Girl Put Your Records On: Volume 6

Photo by Chloe White
Sometimes I think about my music listening history, from middle school days through this very moment, and I find it so fun to see how my taste has evolved. It’s even more fun to revisit old songs I used to play in a loop on my iPod (whoa, ancient) and realize I can still sing almost every word (prime example: the entire “A Fever You Can’t Sweat Out” album).

I grew up on jazz and funk oldies with my mom. Fell in love with N*SYNC in elementary school. Danced to Bay Area hip hop in middle school. Turned emo in high school and went full on indie hipster in college. I’ve explored plenty of different genres, never disowning a “phase,” because they weren’t phases. Each genre represents a different part of my personality, a mood, a period of my life, and so on. 

Photo by Chloe White

Lately, I bounce mostly between a lot of alt-R&B, indie rock, hip-hop and dark pop. What I’m listening to always depends on my mood, who I’m with and my environment. See below for a blend of what I’ve been listening to the last few weeks. I was fortunate to see three of the artists live in the past two weeks (Glass Animals, Paramore and Chance The Rapper). Honestly, still blown away by each experience.

What songs and artists have you been vibing with lately? Tell me all about them in the comments section!

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Honey, Honey

Honey, honey. I will rise.

I feel on track and in tune with my inner momentum. You see, I’ve been stuck on carousels for a while. Up and down. Round and round. Stuck in a feeling.

Stuck has become one of my least favorite words. I never want to feel that way. It’s an absurd way to live life because as a human I have this incredible power of better choices, change and movement. Let’s always be moving forward, upward, sideways, and never backward or nowhere.


The beauty of analyzing the past comes with epiphanies. The “ah-ha!” moments. The “wow, why the heck did i do/say that??” moments. I’m trying more diligently to put lessons I’ve learned to proper use. I’d like to let go of a lot, while still nurturing an open enough heart and mind to let people, feelings and ideas in. 

New creative projects are in the works. Confidence in my authentic self is at an all time high. I’ve reached a new comfortable level of ambivert, which has me feeling so lifted I wake up with less anxiety and more excitement. With people or with just me, I am happy.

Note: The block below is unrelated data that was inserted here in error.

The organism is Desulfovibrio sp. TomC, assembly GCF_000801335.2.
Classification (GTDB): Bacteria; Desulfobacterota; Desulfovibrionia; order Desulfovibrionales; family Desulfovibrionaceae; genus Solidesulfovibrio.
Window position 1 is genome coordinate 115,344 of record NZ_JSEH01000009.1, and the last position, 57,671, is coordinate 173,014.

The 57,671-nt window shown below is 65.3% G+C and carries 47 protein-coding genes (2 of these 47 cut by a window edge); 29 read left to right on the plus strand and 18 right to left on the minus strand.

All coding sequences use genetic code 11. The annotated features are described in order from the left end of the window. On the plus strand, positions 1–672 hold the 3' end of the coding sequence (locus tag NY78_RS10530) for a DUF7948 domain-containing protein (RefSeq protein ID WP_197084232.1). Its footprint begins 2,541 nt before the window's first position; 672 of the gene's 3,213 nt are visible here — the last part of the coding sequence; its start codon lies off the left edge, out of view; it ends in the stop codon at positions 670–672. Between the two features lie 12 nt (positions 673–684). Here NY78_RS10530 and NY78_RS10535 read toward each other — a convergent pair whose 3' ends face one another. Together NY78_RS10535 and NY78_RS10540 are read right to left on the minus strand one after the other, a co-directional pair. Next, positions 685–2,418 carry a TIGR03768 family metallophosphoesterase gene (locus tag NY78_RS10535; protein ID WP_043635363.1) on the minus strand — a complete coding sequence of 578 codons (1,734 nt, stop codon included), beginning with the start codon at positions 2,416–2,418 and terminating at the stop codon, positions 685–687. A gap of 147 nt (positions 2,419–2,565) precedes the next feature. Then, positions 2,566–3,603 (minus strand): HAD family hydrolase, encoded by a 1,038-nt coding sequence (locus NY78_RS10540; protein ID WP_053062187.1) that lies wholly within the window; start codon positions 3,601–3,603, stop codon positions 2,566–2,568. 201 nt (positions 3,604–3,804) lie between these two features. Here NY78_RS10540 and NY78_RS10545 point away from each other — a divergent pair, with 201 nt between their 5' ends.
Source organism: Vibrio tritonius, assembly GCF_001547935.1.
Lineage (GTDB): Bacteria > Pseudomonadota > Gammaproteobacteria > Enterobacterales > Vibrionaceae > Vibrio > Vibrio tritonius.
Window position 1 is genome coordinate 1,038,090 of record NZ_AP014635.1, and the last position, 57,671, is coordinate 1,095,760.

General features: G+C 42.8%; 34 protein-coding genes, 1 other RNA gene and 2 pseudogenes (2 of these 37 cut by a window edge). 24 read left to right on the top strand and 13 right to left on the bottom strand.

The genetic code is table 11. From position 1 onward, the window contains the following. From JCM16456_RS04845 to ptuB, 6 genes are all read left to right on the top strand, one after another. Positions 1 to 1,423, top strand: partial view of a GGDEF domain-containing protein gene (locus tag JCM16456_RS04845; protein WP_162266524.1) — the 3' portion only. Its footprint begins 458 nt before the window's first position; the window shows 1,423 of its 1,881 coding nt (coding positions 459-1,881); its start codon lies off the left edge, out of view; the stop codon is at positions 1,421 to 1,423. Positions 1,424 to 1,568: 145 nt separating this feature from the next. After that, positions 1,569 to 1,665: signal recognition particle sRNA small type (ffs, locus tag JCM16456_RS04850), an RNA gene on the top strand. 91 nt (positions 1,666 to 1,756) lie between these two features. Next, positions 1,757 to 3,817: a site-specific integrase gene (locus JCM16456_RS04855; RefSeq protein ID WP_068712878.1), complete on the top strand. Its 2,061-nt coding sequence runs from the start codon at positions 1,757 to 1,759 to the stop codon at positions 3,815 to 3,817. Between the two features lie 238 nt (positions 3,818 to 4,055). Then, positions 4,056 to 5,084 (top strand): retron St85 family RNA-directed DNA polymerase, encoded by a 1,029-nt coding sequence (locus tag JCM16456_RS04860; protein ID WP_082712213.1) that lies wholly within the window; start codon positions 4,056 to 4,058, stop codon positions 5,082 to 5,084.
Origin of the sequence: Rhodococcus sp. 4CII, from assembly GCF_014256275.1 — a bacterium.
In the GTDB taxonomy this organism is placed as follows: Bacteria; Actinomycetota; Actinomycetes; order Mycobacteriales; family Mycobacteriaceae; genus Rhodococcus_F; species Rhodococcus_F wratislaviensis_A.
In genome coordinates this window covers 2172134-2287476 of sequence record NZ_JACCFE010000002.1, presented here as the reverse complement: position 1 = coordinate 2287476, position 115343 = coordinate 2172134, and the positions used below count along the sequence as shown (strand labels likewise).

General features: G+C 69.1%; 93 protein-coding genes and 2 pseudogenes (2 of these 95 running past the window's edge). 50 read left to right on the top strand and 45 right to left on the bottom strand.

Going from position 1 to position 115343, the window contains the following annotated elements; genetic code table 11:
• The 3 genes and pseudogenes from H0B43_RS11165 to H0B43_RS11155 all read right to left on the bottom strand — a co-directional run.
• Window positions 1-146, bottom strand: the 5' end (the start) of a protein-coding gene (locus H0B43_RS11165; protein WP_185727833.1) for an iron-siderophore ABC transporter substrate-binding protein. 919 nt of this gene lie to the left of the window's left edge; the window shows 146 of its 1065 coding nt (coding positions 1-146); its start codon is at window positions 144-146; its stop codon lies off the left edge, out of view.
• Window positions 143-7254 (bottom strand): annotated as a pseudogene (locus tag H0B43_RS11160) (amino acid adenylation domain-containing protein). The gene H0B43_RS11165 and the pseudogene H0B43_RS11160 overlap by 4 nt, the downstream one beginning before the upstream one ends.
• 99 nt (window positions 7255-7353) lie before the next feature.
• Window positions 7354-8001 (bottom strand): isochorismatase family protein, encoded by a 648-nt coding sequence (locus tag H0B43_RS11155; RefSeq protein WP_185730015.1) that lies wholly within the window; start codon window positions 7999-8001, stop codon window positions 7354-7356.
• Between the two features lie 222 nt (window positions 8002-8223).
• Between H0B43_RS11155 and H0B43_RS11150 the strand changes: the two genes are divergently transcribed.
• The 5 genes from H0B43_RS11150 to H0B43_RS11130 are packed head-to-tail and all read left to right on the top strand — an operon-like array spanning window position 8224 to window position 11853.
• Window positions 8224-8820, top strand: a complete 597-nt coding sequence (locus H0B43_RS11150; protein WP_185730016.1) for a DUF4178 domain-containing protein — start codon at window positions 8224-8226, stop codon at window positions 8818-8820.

This is not to say I magically waved away all sinking feelings. But right now I feel balanced. Although often perceived as weakness,  I accept my softness, my sensitivity. They can be assets, just as much as my ability to be strong-willed and tough. Resilience is a major key. 

Honey, honey. I will rise.

Stay Home Club and Sad Songs

sad songs

I love sad songs. I’m a fan of melancholic sounds and lyrics, not because I like to be unhappy, but because it’s necessary to experience sadness. We don’t just feel this emotion. We live through it, we learn from it, and we grow because of it. With themes varying from death, to a broken relationship, to the feeling of being lost, sad songs are there as a shoulder to cry on. They become soundtracks for our disappointments.

For a while, I’ve wanted to buy a print or shirt from Stay Home Club, a brand for the disgruntled, but could never decide on a favorite item. When they added a “Sad Songs” two-tone tee to its online store, I purchased it immediately. It was partially an impulse buy, but I’m happy (hah!) and in love with it.

You can’t have a sad songs blog without a sad songs playlist. Title inspired by Stay Home Club. Listen below or here.

And then it suddenly hit me.

My first major project for a band called The Summer Set was to help launch its new Half Moon Kids website and Fall 2014 clothing line. After endless email threads, long days and last minute changes, we launched. Then the site crashed within a minute. (not so)Minor setback. But! The kids were still thrilled; fueled by their love of the band and the Half Moon Kids community.

Half Moon Kids Fall 14
Photo by Braverijah Gregg